Moroccan culture and tradition can trace its roots through the deep connection the Berber tribes have with their land. The same tribes that are custodians to the land today were custodians of the land for millennia before the Phoenicians arrived in the 8th Century BCE. The subsequent conquests of Romans, Byzantines and Muslims have added layers to Moroccan culture, but the foundations have remained the same. The Berbers are nomadic in soul, whose focus on survival leaves little respect for abstract borders drawn on a map. Their culture preaches the pragmatic values and skills needed to survive their harsh climates so that the Berber Baton can be passed from one generation to the next in this millennia old relay race.
The great Arabian Nights is proof of long story telling traditions of the nomadic tribes of the Southern Hemisphere. These stories would have been passed down countless generations before their recordings from the 8th Century onward, around a campfire, with a rug as the seat.
The rugs themselves were prized possessions for the owner, providing comfort throughout their tough lives. A rug, woven by a loving mother for their child would have immortalized the key virtues and charms the mother thought their beloved child should have to be able to complete their life journey and pass the baton to the next generation.
Saharan Berbers have plied Camel Trains through the Sahara for time immemorial. In a landscape bereft of landmarks, they learned to use the night sky as a map, and over time they learned the routes through the mountains by the star lit sky. Boujad, M’rirt and Azilal rugs are named after the regions they come from, as opposed to the tribe who makes them. Long ago, these rugs were traded for goods with the Caravans passing through the towns on their mountain path, and so the traders named them after where they got them from, the regions around Boujad, M’rirt and Azilal. Over time, this trade led to a sharing of stories which fused together to create a common symbology in rug design and meanings.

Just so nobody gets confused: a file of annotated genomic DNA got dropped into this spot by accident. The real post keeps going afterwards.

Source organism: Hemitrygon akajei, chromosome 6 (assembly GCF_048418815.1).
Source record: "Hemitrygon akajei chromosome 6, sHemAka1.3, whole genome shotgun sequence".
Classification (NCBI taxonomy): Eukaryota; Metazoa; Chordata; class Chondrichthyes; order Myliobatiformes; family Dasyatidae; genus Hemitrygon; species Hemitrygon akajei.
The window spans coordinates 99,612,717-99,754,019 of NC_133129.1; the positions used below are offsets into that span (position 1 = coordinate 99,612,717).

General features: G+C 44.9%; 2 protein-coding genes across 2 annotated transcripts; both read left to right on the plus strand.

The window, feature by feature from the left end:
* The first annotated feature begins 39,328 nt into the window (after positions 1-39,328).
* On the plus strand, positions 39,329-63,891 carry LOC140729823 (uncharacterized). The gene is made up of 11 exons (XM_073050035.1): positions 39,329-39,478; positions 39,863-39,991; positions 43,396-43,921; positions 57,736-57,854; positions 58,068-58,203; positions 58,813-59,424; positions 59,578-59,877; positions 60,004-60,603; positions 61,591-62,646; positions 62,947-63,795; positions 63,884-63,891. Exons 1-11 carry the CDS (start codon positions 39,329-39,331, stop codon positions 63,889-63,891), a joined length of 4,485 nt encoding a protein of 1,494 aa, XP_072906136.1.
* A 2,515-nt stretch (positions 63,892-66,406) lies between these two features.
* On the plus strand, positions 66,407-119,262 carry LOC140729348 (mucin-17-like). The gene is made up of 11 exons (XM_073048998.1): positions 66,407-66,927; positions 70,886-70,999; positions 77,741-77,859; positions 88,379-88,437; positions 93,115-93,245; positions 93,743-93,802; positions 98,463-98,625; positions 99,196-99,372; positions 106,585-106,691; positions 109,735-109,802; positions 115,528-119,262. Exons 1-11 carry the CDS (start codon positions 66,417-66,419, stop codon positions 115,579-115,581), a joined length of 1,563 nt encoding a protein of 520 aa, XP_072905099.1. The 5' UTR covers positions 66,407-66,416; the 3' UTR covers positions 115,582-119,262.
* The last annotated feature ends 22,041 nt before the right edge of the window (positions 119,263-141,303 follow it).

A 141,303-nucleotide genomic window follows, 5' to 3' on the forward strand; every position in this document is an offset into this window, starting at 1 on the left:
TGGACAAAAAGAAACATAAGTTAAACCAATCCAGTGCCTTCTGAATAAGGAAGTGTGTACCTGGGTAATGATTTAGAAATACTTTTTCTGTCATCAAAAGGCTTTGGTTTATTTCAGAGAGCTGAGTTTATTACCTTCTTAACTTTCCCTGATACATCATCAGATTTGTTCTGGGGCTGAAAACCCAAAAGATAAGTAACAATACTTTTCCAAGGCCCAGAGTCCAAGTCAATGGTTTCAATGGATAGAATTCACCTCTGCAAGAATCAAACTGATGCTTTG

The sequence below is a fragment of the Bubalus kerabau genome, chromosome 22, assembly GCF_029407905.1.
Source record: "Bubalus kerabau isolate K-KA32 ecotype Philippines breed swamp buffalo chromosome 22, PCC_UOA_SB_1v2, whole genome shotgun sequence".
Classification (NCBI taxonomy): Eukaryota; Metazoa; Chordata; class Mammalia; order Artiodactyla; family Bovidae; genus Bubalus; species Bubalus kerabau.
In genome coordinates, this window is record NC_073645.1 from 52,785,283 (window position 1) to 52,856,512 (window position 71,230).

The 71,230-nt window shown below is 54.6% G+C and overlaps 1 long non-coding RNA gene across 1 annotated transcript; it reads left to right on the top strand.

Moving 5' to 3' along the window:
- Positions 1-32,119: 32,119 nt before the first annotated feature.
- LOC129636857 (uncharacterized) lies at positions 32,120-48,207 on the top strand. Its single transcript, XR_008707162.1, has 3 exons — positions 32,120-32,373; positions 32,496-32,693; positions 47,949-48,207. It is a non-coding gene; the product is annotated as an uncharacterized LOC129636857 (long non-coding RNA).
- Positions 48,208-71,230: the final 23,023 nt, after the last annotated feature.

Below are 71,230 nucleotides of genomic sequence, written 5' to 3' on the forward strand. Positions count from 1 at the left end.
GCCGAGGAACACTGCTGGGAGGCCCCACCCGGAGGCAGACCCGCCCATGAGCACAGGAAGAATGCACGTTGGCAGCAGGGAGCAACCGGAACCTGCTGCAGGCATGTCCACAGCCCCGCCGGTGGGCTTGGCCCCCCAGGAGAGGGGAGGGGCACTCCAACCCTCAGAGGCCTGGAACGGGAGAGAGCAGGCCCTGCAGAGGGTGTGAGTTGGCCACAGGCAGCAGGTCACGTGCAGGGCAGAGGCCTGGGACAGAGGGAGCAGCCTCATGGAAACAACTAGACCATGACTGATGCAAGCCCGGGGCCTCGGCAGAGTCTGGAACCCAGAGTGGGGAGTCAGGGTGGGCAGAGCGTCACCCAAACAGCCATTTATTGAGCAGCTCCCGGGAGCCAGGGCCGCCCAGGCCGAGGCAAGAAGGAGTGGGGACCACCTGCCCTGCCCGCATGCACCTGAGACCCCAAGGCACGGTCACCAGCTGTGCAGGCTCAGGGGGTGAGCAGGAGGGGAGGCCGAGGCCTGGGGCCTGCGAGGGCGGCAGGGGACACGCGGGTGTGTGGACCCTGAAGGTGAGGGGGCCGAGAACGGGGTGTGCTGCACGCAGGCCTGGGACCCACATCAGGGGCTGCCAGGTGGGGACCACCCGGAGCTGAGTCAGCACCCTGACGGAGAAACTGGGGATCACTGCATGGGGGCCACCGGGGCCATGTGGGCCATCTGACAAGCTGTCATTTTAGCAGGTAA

The Rug Road runs through the Moroccan Atlas Mountains, connecting the Atlantic Ocean and Marrakesh with the Mediterranean and the trading routes with Europe and the Middle East. Typically, first stop would be Azilal, where to this day tribal families travel up to 100km to sell their rugs at the Thursday Souk and then get necessary materials for life back in the wilderness. Azilal was used by the French as an outpost into the Moroccan Atlas and this is where they incorporated Moroccan Azilal rugs into the contemporary European design.
Later, the road leads to Boujad. The town of Bouja’d in Khouribga Province is a small market town, where, like Azilal, local tribes take surplus rugs to sell in exchange for goods. To this day Boujad enjoys the Moussem festival, where craft fairs and horse festivals are held simultaneously, in respect to the importance of both the mount and the Boujad rug in nomadic Boujad Berber culture.
Later, the road takes you to M’rirt, some 1113m above sea level. M’rirt is centre to several mineral deposits which have been mined since the Middle Ages, including lead, zinc, silver, gold and tungsten, and like Boujad, has long been a place of passage and trade.
Beni M’rirt rugs are known for their fertility symbols. The chevron represents open legs, the lozenge, both closed and those with extended sides, is a representation of the womb matrix, the x-shape represents the body with arms and legs spread out, where the woman is “open”, ready to conceive.
The predominance of fertility symbols is testament to the harsh, nomadic life where infant mortality is high and where wealth, and the ability to feed a family through the winter months is measured by the size of the herd. The Berber tribes wish for fertility because more babies, both human and animal, increases the wealth and strength of the clan.
After M’rirt the road would lead through the Beni tribes. First was the Beni-M’guildtribe, who migrate between fixed settlements in the highlands and tent settlements in the lowlands in a seasonal pattern, and the surrounding tribes who would in turn rotate between pastures in an unwritten tradition. Later comes the lands belonging to the clans of the Beni Ourain tribe, who traditionally rotated between pastures with their herds and tent settlements. The motifs used on the rugs are often tribal and some rugs are landscapes, a pictorial reference to home during those long migrations. To the Beni tribes, rug-making is an emotional art, imbuing the hopes and desires of the maker. There is an initiation ceremony for these rugs, which involves burning the edges of the rug to repel evil spirits from being envious of the rug’s beauty.
In reverence to this age old tradition, Benisouktravels the rug road through the Moroccan Atlas Mountains to find the highest quality and unique genuine Berber Moroccan Rugs, direct from the Berber craftswomen who made them. For more information about Contemporary Moroccan Rugs you can browse our Blog and to see our collection of beautiful and original Moroccan Rugs then we invite you to look through our shop, Benisouk.com